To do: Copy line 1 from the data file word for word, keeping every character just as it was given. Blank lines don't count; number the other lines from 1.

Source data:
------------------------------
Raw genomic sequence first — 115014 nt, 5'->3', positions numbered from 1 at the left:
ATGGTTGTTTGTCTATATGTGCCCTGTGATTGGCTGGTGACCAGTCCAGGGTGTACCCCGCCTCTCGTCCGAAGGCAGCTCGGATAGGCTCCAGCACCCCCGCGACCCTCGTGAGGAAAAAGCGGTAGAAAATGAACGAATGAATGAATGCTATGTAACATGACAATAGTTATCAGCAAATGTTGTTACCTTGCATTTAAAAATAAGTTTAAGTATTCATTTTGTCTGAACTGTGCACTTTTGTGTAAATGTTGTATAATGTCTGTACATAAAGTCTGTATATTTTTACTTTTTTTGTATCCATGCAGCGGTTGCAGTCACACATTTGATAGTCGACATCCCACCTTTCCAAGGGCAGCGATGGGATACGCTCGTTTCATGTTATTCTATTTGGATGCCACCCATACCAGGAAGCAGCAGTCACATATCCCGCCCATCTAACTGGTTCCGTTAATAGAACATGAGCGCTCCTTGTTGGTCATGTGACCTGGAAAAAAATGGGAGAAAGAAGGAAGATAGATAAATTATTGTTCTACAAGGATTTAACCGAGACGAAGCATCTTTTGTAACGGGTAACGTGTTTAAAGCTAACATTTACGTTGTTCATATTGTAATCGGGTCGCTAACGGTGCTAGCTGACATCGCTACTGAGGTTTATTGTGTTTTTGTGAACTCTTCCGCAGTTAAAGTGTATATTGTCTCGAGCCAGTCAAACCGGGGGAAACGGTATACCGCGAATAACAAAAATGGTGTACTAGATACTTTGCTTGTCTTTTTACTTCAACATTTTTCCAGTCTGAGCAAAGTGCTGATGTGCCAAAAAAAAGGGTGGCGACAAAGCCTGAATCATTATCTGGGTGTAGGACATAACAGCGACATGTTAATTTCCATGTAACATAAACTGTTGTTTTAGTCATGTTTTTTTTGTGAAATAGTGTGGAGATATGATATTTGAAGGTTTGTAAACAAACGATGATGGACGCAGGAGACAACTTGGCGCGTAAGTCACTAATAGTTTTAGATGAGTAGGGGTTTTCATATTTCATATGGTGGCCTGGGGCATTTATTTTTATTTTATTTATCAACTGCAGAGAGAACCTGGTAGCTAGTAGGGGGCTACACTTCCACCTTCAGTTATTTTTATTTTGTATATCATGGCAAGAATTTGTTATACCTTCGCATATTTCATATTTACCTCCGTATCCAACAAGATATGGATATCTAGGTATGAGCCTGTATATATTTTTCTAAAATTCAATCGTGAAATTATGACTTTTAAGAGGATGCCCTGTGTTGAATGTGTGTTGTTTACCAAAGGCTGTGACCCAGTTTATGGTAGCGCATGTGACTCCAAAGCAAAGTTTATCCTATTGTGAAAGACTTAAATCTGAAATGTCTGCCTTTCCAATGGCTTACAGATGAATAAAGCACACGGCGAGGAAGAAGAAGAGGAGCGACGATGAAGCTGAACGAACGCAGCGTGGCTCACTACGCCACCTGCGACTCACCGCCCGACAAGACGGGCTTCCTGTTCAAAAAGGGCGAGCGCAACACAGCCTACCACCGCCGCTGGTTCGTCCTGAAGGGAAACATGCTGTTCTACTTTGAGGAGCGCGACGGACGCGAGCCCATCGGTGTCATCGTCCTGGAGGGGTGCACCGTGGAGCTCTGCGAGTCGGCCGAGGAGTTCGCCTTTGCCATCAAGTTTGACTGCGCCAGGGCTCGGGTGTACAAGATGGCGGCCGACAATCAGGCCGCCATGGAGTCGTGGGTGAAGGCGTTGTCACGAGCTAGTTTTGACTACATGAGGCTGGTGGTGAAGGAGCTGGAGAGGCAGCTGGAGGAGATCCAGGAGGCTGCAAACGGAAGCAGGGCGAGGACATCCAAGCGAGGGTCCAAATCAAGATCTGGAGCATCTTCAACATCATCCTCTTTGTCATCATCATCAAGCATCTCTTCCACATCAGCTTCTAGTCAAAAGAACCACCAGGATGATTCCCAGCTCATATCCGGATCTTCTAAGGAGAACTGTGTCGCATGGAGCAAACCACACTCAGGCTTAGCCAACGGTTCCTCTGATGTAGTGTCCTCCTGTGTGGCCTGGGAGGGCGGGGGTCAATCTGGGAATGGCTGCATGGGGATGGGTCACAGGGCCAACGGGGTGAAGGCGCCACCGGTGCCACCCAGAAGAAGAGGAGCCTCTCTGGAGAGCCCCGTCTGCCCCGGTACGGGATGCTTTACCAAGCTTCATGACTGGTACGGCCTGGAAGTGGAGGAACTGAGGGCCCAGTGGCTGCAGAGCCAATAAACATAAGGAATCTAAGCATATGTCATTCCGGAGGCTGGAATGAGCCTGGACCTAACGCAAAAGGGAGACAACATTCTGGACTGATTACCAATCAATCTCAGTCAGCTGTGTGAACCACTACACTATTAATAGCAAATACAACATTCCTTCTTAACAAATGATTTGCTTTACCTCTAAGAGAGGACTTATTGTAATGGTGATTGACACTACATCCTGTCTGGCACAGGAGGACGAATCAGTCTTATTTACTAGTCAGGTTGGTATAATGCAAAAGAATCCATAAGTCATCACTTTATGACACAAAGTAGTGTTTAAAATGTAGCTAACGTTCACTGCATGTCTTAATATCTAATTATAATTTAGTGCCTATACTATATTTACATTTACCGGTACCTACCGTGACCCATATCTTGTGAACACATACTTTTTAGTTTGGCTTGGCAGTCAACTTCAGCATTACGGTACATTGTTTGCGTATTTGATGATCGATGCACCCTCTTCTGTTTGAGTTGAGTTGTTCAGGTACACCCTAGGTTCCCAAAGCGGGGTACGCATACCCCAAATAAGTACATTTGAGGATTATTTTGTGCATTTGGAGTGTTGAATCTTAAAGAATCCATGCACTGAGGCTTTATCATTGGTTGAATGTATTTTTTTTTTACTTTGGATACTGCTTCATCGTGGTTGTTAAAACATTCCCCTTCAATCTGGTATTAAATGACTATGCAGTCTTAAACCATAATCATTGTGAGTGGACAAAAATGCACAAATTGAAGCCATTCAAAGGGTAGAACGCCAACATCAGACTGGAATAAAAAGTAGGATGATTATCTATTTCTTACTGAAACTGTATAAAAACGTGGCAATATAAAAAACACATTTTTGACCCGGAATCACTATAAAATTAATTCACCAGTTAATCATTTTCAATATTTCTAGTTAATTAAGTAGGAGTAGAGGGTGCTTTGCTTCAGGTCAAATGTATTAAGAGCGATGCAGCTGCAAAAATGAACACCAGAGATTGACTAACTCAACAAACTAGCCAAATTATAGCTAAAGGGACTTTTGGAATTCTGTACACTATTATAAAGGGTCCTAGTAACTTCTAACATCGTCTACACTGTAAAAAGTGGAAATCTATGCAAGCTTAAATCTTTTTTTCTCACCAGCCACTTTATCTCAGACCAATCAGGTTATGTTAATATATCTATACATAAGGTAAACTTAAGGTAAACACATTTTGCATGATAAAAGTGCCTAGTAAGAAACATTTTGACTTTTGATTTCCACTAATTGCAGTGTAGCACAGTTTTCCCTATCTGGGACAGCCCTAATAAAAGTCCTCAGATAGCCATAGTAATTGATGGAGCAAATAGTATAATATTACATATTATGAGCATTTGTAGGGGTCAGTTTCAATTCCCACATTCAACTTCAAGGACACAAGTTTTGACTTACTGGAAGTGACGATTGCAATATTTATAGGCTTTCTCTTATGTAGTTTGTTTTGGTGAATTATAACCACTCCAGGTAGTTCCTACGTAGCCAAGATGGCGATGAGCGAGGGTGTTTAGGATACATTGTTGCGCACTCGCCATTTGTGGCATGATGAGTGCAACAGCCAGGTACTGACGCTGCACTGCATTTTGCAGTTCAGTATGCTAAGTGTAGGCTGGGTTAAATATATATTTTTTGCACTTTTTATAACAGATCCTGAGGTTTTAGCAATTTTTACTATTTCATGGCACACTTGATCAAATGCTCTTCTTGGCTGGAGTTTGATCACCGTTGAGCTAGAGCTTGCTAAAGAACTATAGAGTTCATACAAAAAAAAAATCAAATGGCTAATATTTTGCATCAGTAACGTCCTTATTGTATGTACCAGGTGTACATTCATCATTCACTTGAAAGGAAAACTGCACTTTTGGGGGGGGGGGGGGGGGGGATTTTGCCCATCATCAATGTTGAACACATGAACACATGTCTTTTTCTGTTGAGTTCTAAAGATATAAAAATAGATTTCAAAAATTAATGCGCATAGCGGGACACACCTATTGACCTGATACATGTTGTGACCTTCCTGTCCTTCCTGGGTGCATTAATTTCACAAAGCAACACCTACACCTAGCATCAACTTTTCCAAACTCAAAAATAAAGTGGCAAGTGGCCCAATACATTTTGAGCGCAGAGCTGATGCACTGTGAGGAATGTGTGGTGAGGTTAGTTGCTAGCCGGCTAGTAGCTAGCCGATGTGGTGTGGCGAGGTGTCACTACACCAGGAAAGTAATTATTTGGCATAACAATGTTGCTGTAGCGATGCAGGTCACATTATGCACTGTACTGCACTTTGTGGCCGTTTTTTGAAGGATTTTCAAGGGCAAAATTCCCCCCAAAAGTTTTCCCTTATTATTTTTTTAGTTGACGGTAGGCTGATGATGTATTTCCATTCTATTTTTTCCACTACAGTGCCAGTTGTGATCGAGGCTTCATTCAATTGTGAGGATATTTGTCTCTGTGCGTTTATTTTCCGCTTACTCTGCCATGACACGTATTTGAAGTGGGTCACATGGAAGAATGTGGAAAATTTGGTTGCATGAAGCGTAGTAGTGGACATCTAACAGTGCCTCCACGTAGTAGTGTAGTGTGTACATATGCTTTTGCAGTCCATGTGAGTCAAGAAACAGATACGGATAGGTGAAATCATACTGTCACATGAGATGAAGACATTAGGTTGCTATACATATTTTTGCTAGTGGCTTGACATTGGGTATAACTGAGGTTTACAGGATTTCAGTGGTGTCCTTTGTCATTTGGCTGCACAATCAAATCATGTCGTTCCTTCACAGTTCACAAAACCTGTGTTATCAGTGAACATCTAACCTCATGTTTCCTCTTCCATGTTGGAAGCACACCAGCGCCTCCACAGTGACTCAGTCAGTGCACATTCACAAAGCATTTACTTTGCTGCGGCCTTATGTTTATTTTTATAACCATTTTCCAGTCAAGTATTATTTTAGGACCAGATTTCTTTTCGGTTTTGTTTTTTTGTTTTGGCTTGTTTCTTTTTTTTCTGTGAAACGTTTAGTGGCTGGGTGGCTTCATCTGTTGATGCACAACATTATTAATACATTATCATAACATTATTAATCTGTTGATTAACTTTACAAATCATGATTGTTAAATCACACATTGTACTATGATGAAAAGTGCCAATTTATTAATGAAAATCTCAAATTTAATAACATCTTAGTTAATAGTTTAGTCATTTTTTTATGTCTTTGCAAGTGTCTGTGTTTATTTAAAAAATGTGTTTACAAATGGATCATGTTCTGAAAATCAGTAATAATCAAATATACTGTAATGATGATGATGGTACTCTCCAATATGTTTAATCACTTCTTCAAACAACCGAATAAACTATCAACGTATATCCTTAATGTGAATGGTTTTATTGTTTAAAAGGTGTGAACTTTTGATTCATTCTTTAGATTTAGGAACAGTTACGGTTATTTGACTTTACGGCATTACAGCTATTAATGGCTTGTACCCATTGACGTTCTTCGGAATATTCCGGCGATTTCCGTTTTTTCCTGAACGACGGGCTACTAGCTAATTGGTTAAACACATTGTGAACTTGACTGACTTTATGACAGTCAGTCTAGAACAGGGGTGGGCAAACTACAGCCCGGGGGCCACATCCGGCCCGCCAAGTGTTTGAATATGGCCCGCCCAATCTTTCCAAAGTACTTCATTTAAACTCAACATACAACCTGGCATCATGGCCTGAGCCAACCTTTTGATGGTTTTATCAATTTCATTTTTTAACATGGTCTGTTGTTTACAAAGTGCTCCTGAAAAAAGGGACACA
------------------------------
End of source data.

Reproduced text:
Raw genomic sequence first — 115014 nt, 5'->3', positions numbered from 1 at the left: